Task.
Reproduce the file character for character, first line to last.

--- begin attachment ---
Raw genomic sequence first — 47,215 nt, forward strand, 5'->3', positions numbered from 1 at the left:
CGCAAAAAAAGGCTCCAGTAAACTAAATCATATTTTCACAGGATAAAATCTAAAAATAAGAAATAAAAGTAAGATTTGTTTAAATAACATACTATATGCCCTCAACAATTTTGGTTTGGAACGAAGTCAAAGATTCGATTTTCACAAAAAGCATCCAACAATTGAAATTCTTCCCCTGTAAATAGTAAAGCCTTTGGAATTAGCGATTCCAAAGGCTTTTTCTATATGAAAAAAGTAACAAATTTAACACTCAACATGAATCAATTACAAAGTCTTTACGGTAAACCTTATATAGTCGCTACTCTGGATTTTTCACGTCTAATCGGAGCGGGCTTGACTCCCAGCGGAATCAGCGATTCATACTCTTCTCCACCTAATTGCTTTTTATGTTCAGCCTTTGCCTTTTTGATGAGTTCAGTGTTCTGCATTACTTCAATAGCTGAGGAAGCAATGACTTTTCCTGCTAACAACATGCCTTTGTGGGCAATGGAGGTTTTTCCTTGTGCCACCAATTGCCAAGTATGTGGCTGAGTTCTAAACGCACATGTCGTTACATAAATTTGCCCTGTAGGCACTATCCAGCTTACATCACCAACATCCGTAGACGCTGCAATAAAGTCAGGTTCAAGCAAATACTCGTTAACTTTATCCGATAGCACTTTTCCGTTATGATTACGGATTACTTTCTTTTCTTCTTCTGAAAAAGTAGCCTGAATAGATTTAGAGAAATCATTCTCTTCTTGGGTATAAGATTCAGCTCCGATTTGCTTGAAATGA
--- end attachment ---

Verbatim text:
Raw genomic sequence first — 47,215 nt, forward strand, 5'->3', positions numbered from 1 at the left:
CGCAAAAAAAGGCTCCAGTAAACTAAATCATATTTTCACAGGATAAAATCTAAAAATAAGAAATAAAAGTAAGATTTGTTTAAATAACATACTATATGCCCTCAACAATTTTGGTTTGGAACGAAGTCAAAGATTCGATTTTCACAAAAAGCATCCAACAATTGAAATTCTTCCCCTGTAAATAGTAAAGCCTTTGGAATTAGCGATTCCAAAGGCTTTTTCTATATGAAAAAAGTAACAAATTTAACACTCAACATGAATCAATTACAAAGTCTTTACGGTAAACCTTATATAGTCGCTACTCTGGATTTTTCACGTCTAATCGGAGCGGGCTTGACTCCCAGCGGAATCAGCGATTCATACTCTTCTCCACCTAATTGCTTTTTATGTTCAGCCTTTGCCTTTTTGATGAGTTCAGTGTTCTGCATTACTTCAATAGCTGAGGAAGCAATGACTTTTCCTGCTAACAACATGCCTTTGTGGGCAATGGAGGTTTTTCCTTGTGCCACCAATTGCCAAGTATGTGGCTGAGTTCTAAACGCACATGTCGTTACATAAATTTGCCCTGTAGGCACTATCCAGCTTACATCACCAACATCCGTAGACGCTGCAATAAAGTCAGGTTCAAGCAAATACTCGTTAACTTTATCCGATAGCACTTTTCCGTTATGATTACGGATTACTTTCTTTTCTTCTTCTGAAAAAGTAGCCTGAATAGATTTAGAGAAATCATTCTCTTCTTGGGTATAAGATTCAGCTCCGATTTGCTTGAAATGA